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Laser rangefinders for hunting are becoming must-have gear for bowhunters, muzzleloaders, and rifle hunters. For a bowhunter, a 10-yard mistake can mean the difference between a successful shot and a regrettable wound. For rifle hunters, judging distance beyond 200 yards is difficult, and farther shots mean a bullet can drop fast if a hunter estimates just 50 yards wrong.
Plus, rifle hunters can find themselves in odd terrain — shooting over a gap between finger ridges can be hard to estimate, resulting in line-of-sight shots that are far closer than a hunter believes, or worse, much farther than they seem.
So yeah, you need a rangefinder.
How Laser Rangefinders for Hunting Work
Laser Rangefinders are marvels of engineering. They shoot an invisible laser beam out, which reflects off of some surface and bounces back to the rangefinder, which measures the time it takes the beam to exit and return. Hence, you get your distance. Small objects and non-reflective surfaces — or snow or rain — don’t play nice with beams, which can affect accuracy or any measurement at all.
More expensive rangefinders have smarter electronics, which enables them to return accurate readings beyond a 1,000 yards. Entry-level rangefinders tend to go out to 500 or 600 yards (or meters) and can usually range deer-sized targets up to 200 yards with ease — and farther in good conditions. If you can’t range a deer at 300 yards on an entry-level rangefinder, you can often range a rock or bank or tree near the deer, which will give you a clearer understanding of the potential for a good shot.
More advanced range finders usually have clearer, sharper optics that will let in more light during twilight, making them easier to look through and use. Some will even show you ballistic information to help you calculate bullet drop or aim compensation for those tough uphill or downhill shots. Some units with bowhunting modes can help you make adjustments when shooting from tree stands, giving you a “shoot’s like” sort of reading so you know which pin to use.
You can find several decent entry-level (no-frills) rangefinders for less than $180, and we list two below that are frequently found online for under $130. The Nikon ACULON Laser Rangefinder, for instance, is super light and super small and because of its enviable price, it might be the best rangefinder you can get for the money, making it a great first rangefinder or gift. (Read our full Nikon ACULON review here.)
Check out these can’t-go-wrong rangefinders, and choose the one that matches your budget and hunting needs:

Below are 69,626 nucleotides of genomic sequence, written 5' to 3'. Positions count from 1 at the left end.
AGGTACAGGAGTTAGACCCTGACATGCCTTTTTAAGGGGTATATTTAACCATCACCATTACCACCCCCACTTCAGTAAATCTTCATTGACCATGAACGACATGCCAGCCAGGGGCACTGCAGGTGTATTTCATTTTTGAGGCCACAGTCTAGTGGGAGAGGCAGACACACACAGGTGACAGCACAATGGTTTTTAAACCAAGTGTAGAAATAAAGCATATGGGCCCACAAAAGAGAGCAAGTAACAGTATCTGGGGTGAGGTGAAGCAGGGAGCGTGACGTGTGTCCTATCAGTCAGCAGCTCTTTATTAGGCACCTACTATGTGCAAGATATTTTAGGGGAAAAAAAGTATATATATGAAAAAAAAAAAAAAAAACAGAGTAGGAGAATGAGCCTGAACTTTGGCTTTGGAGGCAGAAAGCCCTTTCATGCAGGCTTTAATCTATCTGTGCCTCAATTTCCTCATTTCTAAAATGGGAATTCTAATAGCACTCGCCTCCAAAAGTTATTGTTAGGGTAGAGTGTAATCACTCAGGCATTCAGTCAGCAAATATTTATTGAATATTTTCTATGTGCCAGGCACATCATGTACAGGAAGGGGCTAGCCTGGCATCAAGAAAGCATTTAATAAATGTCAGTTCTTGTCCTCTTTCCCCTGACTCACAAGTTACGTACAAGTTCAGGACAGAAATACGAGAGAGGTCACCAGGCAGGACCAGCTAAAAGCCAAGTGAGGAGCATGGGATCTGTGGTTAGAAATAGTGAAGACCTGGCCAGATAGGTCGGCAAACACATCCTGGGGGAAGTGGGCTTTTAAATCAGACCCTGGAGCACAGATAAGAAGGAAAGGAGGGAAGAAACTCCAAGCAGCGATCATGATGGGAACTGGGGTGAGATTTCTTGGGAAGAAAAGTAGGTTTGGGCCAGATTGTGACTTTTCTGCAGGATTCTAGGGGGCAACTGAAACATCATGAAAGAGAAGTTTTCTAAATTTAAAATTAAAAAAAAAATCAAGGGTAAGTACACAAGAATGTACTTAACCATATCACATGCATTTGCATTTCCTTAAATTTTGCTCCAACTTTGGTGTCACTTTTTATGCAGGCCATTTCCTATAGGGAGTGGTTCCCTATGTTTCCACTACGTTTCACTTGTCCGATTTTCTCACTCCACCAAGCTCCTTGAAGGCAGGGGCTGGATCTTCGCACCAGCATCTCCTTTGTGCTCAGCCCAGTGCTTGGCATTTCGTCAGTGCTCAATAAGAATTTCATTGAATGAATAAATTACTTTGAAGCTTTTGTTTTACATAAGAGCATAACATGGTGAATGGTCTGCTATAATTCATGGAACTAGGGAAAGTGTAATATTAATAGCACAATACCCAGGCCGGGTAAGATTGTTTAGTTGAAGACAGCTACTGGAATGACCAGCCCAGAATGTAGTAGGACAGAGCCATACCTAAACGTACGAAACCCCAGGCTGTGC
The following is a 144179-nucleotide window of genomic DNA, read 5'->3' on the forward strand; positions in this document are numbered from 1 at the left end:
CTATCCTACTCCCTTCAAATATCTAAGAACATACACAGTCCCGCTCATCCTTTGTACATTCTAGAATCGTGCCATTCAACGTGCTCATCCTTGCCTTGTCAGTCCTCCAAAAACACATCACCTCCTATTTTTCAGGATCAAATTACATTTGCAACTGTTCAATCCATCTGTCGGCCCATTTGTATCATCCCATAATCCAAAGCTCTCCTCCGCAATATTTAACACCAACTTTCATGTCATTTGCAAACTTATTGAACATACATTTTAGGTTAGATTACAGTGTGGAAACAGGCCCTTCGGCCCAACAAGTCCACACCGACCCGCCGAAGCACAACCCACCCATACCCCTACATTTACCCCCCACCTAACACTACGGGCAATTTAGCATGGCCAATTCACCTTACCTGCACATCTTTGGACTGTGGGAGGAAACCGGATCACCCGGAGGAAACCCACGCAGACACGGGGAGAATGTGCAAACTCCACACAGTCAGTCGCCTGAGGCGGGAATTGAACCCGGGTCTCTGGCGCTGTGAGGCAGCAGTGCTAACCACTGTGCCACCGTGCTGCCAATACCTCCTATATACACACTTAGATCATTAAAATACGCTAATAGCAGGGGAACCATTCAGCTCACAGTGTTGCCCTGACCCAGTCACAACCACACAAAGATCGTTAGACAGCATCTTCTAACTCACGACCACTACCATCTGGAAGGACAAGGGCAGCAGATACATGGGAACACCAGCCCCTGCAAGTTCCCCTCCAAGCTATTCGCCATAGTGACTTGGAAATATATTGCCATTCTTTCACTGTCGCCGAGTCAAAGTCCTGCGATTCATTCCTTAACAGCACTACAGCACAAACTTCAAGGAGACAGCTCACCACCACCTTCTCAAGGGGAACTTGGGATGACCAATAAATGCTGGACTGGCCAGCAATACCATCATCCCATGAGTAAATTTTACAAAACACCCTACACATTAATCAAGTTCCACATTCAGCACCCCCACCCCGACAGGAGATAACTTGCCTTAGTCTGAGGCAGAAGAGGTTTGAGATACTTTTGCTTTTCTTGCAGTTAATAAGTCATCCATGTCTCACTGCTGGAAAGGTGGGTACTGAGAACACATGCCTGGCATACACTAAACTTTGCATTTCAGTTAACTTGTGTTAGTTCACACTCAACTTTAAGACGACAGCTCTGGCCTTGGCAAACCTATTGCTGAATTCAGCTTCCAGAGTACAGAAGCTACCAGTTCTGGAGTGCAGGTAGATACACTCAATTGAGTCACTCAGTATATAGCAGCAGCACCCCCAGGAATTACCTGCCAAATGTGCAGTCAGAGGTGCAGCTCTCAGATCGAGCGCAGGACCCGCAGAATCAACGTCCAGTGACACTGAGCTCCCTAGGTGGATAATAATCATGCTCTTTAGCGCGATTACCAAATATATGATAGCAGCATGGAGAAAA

Great Entry-Level Laser Rangefinders 2016
Nikon ACULON Laser Rangefinder — Super light and compact, simple and fast, 6x magnification, ranges out to 550 yards, ignores branches to range farthest object.
Bushnell Scout DX 1000 ARC – ARC calculates compensated distance based on terrain angle, offering true horizontal range for bows or bullet-drop/holdover inches for rifles (some ballistics info), waterproof, 6x magnification, ranges out to 1,000 yards, 350 yards for deer, camo option.
Excellent Mid-Level Laser Rangefinders 2016
Bushnell G-Force DX — ARC calculates compensated distance based on terrain angle, offering true horizontal range for bows or bullet-drop/holdover inches for rifles (some ballistics info), waterproof, 6x magnification, ranges out to a whopping 1,300 yards, 600 yards for deer, camo option.
Leupold RX-1000i TBR — Bright optics, 6x magnification, super accurate, ranges to 1,000 yards, includes rifle ballistics matched to your rifle as a holdover point, MOA adjustment, or the equivalent horizontal distance, camo option.
Leupold Vendetta Bow Rangefinder — Mounts directly to your bow, giving precise ranges while at full draw with one-touch continuous scan mode, also has angle compensation.
Vortex Ranger 1000 — Ranges to 1,000 yards, 500 yards on big game, 6x magnification, provides angle compensated distance readings, unconditional VIP warranty for replacement for any breakage.
Fantastic Drool-Worthy Laser Rangefinders 2016
Zeiss Victory PRF Rangefinder — Clear enough to use as a possible binocular replacement, 8x magnification, ranges out to 1,300 yards, includes ballistic information system, LED display.
Leica Rangemaster CRF 1600-B — Ranges out to 1,600 yards and calculates corresponding ballistic curves using data for the angle of declination, temperature, barometric pressure, and ammunition type, 7x magnification, waterproof to 3.2 feet.
Bushnell Fusion 1 Mile ARC — Combines binoculars with laser rangefinder, fully multi-coated optics and BaK-4 prisms for clarity, ranges out to 1,760 yards (1 mile), includes Bushnell’s ARC Bow Mode for “shoots like” horizontal distance and ARC Rifle Mode for bullet-drop and holdover details, waterproof, available in 12×50, 10×42, and 8×32 magnifications.
The best rangefinder is a series of compromises. Is your personal best the least expensive? Or the clearest optics with the farthest range? Do you favor ballistics and holdover points for rifles and bows? Most mid-level rangefinders have these features built-in — but remember, bigger with more features doesn’t always mean “the best.”
Our Man Makes Fire Gear Guides are designed to help you find the right mix to meet your needs by sharing the best models in three core categories — entry-level, mid-level, and “drool-worthy.”